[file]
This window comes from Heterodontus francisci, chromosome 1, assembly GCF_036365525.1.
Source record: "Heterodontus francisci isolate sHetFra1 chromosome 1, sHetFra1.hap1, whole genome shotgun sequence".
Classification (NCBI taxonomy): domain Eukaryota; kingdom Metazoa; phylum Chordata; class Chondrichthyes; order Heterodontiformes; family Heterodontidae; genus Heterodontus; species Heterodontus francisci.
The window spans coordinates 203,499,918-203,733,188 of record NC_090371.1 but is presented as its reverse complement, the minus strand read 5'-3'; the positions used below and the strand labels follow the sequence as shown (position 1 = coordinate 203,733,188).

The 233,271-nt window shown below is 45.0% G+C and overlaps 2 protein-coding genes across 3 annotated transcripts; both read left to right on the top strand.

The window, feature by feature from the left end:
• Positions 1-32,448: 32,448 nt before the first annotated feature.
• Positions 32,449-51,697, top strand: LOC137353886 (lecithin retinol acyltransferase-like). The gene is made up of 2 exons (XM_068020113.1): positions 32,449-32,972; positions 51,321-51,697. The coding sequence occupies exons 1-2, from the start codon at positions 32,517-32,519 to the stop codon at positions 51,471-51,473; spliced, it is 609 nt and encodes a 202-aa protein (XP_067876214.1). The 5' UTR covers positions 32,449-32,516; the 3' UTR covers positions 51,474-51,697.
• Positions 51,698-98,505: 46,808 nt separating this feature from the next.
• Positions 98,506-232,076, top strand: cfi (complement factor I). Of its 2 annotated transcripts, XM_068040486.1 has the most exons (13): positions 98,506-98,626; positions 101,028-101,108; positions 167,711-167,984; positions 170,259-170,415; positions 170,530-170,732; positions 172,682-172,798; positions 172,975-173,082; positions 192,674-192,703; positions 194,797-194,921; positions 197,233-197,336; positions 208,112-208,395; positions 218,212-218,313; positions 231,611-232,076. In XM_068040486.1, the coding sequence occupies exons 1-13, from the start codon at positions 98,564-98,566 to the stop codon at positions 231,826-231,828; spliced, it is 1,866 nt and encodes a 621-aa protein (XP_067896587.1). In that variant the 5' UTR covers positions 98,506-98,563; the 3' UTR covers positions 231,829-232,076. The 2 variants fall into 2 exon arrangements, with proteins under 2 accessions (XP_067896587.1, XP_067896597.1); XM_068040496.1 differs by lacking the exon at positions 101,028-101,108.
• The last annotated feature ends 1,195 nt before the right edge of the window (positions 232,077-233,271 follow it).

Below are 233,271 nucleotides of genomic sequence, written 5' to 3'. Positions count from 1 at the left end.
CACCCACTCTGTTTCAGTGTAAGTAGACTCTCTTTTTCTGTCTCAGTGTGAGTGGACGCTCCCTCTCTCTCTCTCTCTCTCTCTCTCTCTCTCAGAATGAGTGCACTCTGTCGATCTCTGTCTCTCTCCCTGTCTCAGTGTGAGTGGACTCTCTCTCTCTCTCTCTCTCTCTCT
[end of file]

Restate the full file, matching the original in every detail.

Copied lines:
This window comes from Heterodontus francisci, chromosome 1, assembly GCF_036365525.1.
Source record: "Heterodontus francisci isolate sHetFra1 chromosome 1, sHetFra1.hap1, whole genome shotgun sequence".
Classification (NCBI taxonomy): domain Eukaryota; kingdom Metazoa; phylum Chordata; class Chondrichthyes; order Heterodontiformes; family Heterodontidae; genus Heterodontus; species Heterodontus francisci.
The window spans coordinates 203,499,918-203,733,188 of record NC_090371.1 but is presented as its reverse complement, the minus strand read 5'-3'; the positions used below and the strand labels follow the sequence as shown (position 1 = coordinate 203,733,188).

The 233,271-nt window shown below is 45.0% G+C and overlaps 2 protein-coding genes across 3 annotated transcripts; both read left to right on the top strand.

The window, feature by feature from the left end:
• Positions 1-32,448: 32,448 nt before the first annotated feature.
• Positions 32,449-51,697, top strand: LOC137353886 (lecithin retinol acyltransferase-like). The gene is made up of 2 exons (XM_068020113.1): positions 32,449-32,972; positions 51,321-51,697. The coding sequence occupies exons 1-2, from the start codon at positions 32,517-32,519 to the stop codon at positions 51,471-51,473; spliced, it is 609 nt and encodes a 202-aa protein (XP_067876214.1). The 5' UTR covers positions 32,449-32,516; the 3' UTR covers positions 51,474-51,697.
• Positions 51,698-98,505: 46,808 nt separating this feature from the next.
• Positions 98,506-232,076, top strand: cfi (complement factor I). Of its 2 annotated transcripts, XM_068040486.1 has the most exons (13): positions 98,506-98,626; positions 101,028-101,108; positions 167,711-167,984; positions 170,259-170,415; positions 170,530-170,732; positions 172,682-172,798; positions 172,975-173,082; positions 192,674-192,703; positions 194,797-194,921; positions 197,233-197,336; positions 208,112-208,395; positions 218,212-218,313; positions 231,611-232,076. In XM_068040486.1, the coding sequence occupies exons 1-13, from the start codon at positions 98,564-98,566 to the stop codon at positions 231,826-231,828; spliced, it is 1,866 nt and encodes a 621-aa protein (XP_067896587.1). In that variant the 5' UTR covers positions 98,506-98,563; the 3' UTR covers positions 231,829-232,076. The 2 variants fall into 2 exon arrangements, with proteins under 2 accessions (XP_067896587.1, XP_067896597.1); XM_068040496.1 differs by lacking the exon at positions 101,028-101,108.
• The last annotated feature ends 1,195 nt before the right edge of the window (positions 232,077-233,271 follow it).

Below are 233,271 nucleotides of genomic sequence, written 5' to 3'. Positions count from 1 at the left end.
CACCCACTCTGTTTCAGTGTAAGTAGACTCTCTTTTTCTGTCTCAGTGTGAGTGGACGCTCCCTCTCTCTCTCTCTCTCTCTCTCTCTCTCTCAGAATGAGTGCACTCTGTCGATCTCTGTCTCTCTCCCTGTCTCAGTGTGAGTGGACTCTCTCTCTCTCTCTCTCTCTCTCT